Learning to live with a superpower gone rogue

In this handout photo taken from video released by Ukrainian Police Department Press Service, Milita

Russian helicopters fly over the outskirts of Kyiv, Ukraine, as world leaders decried the start of an invasion that could cause massive casualties and topple Ukraine's democratically elected government - Credit: AP

As Russian forces swarm across Ukraine, MARK NICHOLLS looks at the longer-term fall-out from Vladimir Putin’s invasion

There is a generation that would have awoken on Thursday morning with a Cold War shiver running down their spines.

As graphic TV pictures showed columns of Russian tanks and military vehicles crossing into Ukraine, the scenes would have triggered flashbacks to the expansionist Soviet era: of the ill-fated invasion of Afghanistan on Christmas Day 1979; and the unforgettable images of tanks on the streets of Czechoslovakia in 1968 and Hungary in 1956. 

But this is 2022. 

That such a flagrant, deadly, act of unprovoked aggression can be co-ordinated from Moscow on a peaceful state in this modern era, has shocked the world. 

It is 'War in Europe', a headline we hoped to never see again.

But this invasion by one European state on another has plunged global peace into turmoil, and as French president Emmanuel Macron so succinctly stated, is “a turning point in the history of Europe”.

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Within 24 hours, hundreds of Ukrainian citizens and soldiers were dead and injured, the country's military and strategic targets sustained missile strikes and the Russian army sat on the outskirts of Kyiv. 

Whilst assembling 200,000 troops on the Ukraine border over the past few weeks, Russian president Vladimir Putin had continued to deny there would be an invasion. 

Fervent acts of diplomacy, warnings and in recent days sanctions, were deployed in an attempt to de-fuse what many were fearing would be an unprecedented act of 21st century aggression. 

But all that came to nothing as at just before 6am Moscow time on Thursday, in a televised speech, Putin announced a “military operation” in Ukraine’s eastern Donbas region, parts of it have been occupied by Russian-backed rebels since 2014. 

Within a couple of hours, Boris Johnson was chairing an early morning session of the Cobra committee, global leaders were aghast, reacting with horror at the invasion, and as the day progressed images of tanks, shelling, strikes on strategic military and transport hubs, and even civilian buildings emerged.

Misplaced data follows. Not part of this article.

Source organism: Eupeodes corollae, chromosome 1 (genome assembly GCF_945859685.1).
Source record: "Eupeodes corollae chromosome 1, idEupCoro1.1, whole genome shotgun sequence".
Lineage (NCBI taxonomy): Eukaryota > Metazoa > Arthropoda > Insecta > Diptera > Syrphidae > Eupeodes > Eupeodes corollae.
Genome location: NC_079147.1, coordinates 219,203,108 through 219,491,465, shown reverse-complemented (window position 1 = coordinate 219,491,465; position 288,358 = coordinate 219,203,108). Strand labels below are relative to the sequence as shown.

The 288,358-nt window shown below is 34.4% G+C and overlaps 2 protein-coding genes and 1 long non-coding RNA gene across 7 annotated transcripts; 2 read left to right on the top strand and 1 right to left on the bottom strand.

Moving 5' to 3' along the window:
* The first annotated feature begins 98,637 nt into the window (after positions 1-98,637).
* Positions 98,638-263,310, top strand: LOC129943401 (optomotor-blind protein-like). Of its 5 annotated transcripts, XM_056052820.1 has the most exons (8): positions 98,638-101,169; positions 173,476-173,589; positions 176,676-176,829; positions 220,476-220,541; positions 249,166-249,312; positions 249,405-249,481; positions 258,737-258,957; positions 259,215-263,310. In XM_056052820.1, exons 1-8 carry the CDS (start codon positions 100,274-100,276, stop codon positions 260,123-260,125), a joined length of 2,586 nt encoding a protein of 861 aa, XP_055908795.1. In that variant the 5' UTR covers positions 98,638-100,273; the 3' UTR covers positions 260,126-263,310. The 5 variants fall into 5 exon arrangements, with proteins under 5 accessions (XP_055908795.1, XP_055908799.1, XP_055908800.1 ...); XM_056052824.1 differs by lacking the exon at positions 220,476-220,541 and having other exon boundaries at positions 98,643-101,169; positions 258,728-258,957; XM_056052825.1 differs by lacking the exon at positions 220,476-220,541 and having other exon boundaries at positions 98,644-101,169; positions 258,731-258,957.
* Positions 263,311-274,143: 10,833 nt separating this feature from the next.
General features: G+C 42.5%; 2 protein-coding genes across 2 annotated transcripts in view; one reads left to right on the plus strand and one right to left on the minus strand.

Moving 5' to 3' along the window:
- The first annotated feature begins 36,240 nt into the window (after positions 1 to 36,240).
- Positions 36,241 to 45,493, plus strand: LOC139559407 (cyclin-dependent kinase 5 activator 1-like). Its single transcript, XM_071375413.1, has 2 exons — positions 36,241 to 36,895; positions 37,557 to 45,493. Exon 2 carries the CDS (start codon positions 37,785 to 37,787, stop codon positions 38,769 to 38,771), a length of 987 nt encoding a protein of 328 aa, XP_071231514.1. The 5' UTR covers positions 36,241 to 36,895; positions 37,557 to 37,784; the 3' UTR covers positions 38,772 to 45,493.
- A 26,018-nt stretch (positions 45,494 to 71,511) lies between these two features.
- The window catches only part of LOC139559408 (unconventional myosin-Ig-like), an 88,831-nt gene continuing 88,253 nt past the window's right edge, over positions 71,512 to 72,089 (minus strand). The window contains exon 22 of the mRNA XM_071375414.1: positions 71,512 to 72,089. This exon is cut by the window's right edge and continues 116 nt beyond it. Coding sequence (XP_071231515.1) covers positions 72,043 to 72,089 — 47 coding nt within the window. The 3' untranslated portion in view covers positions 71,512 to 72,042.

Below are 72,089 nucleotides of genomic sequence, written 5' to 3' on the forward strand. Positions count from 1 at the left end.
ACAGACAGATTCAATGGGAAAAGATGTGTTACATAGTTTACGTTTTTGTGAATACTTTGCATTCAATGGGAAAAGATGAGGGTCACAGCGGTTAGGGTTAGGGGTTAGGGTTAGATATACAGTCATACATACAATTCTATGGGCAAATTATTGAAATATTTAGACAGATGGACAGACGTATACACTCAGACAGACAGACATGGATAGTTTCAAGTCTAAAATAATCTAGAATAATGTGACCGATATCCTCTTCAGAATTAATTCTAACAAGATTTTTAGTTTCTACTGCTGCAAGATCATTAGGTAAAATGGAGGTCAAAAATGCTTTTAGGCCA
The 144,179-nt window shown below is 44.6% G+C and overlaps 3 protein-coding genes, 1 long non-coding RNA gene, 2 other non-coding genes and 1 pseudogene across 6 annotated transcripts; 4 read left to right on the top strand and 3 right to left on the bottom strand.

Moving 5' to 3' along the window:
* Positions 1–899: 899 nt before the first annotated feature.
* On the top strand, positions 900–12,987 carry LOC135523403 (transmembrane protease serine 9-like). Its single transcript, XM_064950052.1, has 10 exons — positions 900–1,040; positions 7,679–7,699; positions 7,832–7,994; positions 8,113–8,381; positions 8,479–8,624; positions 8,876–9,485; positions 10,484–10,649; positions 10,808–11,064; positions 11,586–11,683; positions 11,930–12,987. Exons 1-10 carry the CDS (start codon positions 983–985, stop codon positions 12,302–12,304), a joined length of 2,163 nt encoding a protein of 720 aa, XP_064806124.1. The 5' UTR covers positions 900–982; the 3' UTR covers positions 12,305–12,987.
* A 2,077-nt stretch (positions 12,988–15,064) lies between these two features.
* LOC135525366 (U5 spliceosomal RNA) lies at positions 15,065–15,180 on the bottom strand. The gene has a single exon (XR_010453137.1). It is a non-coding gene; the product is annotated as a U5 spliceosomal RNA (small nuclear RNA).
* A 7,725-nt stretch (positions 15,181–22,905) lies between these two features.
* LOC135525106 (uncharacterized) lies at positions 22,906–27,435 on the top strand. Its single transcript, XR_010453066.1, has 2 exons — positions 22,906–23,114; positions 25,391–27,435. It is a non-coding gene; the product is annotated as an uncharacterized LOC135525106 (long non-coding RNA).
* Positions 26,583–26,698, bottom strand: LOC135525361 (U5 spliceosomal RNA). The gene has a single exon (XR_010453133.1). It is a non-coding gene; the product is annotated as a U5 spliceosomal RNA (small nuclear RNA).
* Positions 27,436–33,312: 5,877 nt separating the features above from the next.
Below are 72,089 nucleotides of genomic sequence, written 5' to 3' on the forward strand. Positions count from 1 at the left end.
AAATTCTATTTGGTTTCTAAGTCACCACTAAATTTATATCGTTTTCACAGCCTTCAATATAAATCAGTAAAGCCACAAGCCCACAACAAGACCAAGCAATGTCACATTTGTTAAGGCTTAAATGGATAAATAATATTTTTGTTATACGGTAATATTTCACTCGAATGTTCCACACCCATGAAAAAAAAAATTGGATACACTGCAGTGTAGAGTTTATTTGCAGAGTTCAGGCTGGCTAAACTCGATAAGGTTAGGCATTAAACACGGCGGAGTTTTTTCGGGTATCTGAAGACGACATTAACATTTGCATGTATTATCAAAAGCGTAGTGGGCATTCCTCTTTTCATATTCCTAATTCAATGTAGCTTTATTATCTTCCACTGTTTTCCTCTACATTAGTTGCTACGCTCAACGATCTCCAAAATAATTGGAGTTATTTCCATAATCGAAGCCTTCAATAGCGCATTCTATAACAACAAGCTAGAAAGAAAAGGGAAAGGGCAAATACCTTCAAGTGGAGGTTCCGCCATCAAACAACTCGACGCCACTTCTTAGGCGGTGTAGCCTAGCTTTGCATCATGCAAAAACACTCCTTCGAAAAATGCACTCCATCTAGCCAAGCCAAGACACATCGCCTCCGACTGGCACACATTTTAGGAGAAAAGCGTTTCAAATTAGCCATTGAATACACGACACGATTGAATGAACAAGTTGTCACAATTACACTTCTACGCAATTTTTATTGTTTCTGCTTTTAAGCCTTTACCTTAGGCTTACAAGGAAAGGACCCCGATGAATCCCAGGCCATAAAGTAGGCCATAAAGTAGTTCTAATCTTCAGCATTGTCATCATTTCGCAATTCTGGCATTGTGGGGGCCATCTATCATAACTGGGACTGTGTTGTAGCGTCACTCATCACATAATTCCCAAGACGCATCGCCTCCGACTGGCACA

It was evidence that this was not the defensive measure Russia had portrayed in the build-up, but a merciless attack on the 44 million-strong country of Ukraine.

The spread of attacks, the invasion from all points of the compass, queues of traffic as people sought fuel to flee, and citizens cowering in metro stations portrayed the true picture – a smaller nation under attack and already becoming fearful for a future under an aggressive, expansionist regime. 

Economic sanctions were imposed by the UK, the United States and the European Union to hit Russia’s trade and financial network, with the assets of Russian banks and the powerful oligarchs frozen. 

While the UK urged for the SWIFT banking system - the Society for Worldwide Interbank Financial Telecommunication global messaging system for financial transactions that connects banks in more than 200 countries – to be switched off to choke Putin’s economy, there was resistance elsewhere in Europe and a puzzling hesitancy as to why this was not being activated.

Reassuringly, sport took decisive steps, stripping St Petersburg of the Champions League final and Russia of its F1 race. 

Meanwhile, Ukrainian president Volodymyr Zelenskyy accused European leaders of inaction. 

While the impact on Ukraine citizens was immediate and terrifying, the longer-term consequences for this eastern European state - one that had been looking to NATO rather than Moscow for its defence - and the broader European and global community, were less clear. 

As always in time of conflict, oil prices soar and stock markets plunge, and that volatility is likely to continue, given the manner in which Vladimir Putin tore up the delicate agreements and treaties that are pivotal in keeping global peace intact.